BC’s legislative assembly will soon be referring to one of its members by his gay married name — at least on paper.
Vancouver-West End NDP MLA Spencer Herbert tied the knot with longtime partner Romi Chandra on March 27, and three days later, announced his intention to take Chandra’s last name, making him Spencer Chandra Herbert.
“Rather than us choosing one name we thought, as we’re both equal partners in our relationship, we would take each other’s names,” says Herbert. “I think it reflects who we are as a couple.”
Herbert will be Canada’s first MLA to take the married name of his gay partner. In 2003, Ted Nebbeling became Canada’s first serving cabinet minister to legally marry his gay partner, but he kept his own last name.
The BC NDP’s website already reflects Herbert’s name change, and he says it won’t be long before the Legislature follows suit.
“We’re working on that now,” he says.
“Within the House itself, you’re never called by your name, you’re always defined by your constituency… but in terms of the Legislative television channel Hansard, that should be happening very quickly.”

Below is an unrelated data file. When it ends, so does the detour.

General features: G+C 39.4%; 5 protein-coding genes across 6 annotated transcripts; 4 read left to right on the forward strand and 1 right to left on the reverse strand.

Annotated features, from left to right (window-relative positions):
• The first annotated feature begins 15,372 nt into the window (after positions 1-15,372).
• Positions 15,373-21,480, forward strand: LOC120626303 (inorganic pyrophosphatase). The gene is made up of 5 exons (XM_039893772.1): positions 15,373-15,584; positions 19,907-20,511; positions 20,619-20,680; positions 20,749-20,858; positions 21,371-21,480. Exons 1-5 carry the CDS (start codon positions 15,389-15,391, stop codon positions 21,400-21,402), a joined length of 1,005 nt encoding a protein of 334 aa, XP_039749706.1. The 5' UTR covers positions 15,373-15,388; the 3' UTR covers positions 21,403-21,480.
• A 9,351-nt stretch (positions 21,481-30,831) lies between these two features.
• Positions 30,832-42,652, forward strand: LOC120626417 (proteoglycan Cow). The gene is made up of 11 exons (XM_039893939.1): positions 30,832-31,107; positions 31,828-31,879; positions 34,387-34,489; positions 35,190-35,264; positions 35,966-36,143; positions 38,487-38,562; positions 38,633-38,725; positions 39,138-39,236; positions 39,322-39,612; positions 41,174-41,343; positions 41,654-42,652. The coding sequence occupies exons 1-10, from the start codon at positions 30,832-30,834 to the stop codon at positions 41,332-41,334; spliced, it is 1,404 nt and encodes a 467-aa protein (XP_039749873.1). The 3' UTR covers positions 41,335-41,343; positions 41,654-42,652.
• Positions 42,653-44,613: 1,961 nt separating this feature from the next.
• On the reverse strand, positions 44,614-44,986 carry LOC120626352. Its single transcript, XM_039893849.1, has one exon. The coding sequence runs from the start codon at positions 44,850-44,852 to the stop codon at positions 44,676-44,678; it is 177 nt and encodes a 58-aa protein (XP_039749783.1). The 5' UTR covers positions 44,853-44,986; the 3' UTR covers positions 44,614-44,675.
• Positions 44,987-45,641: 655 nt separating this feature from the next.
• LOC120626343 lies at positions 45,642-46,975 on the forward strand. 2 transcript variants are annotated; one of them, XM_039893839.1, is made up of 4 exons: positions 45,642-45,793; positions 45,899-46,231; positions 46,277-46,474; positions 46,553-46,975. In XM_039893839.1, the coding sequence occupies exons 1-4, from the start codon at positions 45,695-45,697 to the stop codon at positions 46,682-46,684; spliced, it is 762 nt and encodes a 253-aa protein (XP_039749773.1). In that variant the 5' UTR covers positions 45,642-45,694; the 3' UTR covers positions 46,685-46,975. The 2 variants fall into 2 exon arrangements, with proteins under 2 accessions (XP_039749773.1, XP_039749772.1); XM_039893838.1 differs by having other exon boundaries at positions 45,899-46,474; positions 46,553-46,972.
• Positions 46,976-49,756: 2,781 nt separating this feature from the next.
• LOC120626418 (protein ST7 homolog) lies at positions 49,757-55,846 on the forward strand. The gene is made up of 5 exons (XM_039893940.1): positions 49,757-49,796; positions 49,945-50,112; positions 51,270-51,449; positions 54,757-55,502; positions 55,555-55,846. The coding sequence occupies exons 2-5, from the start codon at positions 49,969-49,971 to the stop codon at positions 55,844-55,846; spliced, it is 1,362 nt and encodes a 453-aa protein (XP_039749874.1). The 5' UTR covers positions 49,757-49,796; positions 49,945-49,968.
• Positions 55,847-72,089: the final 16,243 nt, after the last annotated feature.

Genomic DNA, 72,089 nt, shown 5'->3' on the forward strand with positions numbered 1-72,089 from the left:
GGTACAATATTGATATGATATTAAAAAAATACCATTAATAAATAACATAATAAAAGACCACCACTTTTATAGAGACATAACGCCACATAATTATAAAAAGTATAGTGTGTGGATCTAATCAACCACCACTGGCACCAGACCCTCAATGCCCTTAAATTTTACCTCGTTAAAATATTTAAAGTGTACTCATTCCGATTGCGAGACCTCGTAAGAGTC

The legislative record will also reflect Herbert’s new name from now on, but it could take another six weeks before the change becomes legal.
“And of course you’ve got to change your passport and your credit cards and all those kinds of things,” he adds.
“But according to Facebook, anyways, it’s already official,” Herbert says with a laugh.
Apart from professional and sentimental reasons, Herbert says there are other benefits to taking his husband’s name.
“If we’re ever travelling or checking into a hotel, it’s [going to be] clear that we’re a couple together,” he says. “It’s a bit of a statement to make as well.”
Herbert’s husband, now Romi Chandra Herbert, agrees. He says the decision to adopt the name change reflects his and Spencer’s wishes and their refusal to dwell on “what would make others more comfortable.”
“We wanted people to acknowledge, respect and recognize our relationship,” Romi adds, noting “there are still places where queer relationships are looked down upon or ignored.”
Joining the couple’s names “shakes the family tree and causes pause for thought not only in the merging of families of different ethnicities, but also in recognizing the union between two people of the same sex,” says Romi, who also traces his roots to India and Fiji.
“There is a slight disruption on what ‘tradition’ or ‘normal’ might mean,” he says.